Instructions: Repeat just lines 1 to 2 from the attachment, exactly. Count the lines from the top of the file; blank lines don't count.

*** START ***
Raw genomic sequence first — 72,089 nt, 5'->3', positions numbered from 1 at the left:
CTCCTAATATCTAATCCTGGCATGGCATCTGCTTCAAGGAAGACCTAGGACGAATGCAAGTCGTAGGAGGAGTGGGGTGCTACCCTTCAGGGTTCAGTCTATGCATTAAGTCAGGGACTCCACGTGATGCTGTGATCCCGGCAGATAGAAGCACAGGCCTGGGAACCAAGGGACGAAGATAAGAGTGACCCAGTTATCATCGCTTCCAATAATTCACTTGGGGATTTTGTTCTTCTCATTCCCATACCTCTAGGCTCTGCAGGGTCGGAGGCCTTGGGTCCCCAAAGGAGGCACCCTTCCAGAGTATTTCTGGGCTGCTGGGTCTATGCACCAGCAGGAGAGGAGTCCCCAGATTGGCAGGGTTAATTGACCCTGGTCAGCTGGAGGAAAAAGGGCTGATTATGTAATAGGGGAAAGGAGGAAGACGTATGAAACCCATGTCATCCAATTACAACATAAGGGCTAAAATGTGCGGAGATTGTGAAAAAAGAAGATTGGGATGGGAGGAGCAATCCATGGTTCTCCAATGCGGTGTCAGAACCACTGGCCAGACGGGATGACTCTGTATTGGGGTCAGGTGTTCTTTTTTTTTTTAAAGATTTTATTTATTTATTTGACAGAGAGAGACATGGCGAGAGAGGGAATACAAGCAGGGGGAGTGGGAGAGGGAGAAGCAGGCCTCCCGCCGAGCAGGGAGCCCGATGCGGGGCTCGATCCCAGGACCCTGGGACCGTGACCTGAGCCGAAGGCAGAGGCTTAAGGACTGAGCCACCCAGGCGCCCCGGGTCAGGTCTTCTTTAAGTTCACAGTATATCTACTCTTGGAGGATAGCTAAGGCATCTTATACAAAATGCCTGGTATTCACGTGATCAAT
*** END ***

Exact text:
Raw genomic sequence first — 72,089 nt, 5'->3', positions numbered from 1 at the left:
CTCCTAATATCTAATCCTGGCATGGCATCTGCTTCAAGGAAGACCTAGGACGAATGCAAGTCGTAGGAGGAGTGGGGTGCTACCCTTCAGGGTTCAGTCTATGCATTAAGTCAGGGACTCCACGTGATGCTGTGATCCCGGCAGATAGAAGCACAGGCCTGGGAACCAAGGGACGAAGATAAGAGTGACCCAGTTATCATCGCTTCCAATAATTCACTTGGGGATTTTGTTCTTCTCATTCCCATACCTCTAGGCTCTGCAGGGTCGGAGGCCTTGGGTCCCCAAAGGAGGCACCCTTCCAGAGTATTTCTGGGCTGCTGGGTCTATGCACCAGCAGGAGAGGAGTCCCCAGATTGGCAGGGTTAATTGACCCTGGTCAGCTGGAGGAAAAAGGGCTGATTATGTAATAGGGGAAAGGAGGAAGACGTATGAAACCCATGTCATCCAATTACAACATAAGGGCTAAAATGTGCGGAGATTGTGAAAAAAGAAGATTGGGATGGGAGGAGCAATCCATGGTTCTCCAATGCGGTGTCAGAACCACTGGCCAGACGGGATGACTCTGTATTGGGGTCAGGTGTTCTTTTTTTTTTTAAAGATTTTATTTATTTATTTGACAGAGAGAGACATGGCGAGAGAGGGAATACAAGCAGGGGGAGTGGGAGAGGGAGAAGCAGGCCTCCCGCCGAGCAGGGAGCCCGATGCGGGGCTCGATCCCAGGACCCTGGGACCGTGACCTGAGCCGAAGGCAGAGGCTTAAGGACTGAGCCACCCAGGCGCCCCGGGTCAGGTCTTCTTTAAGTTCACAGTATATCTACTCTTGGAGGATAGCTAAGGCATCTTATACAAAATGCCTGGTATTCACGTGATCAAT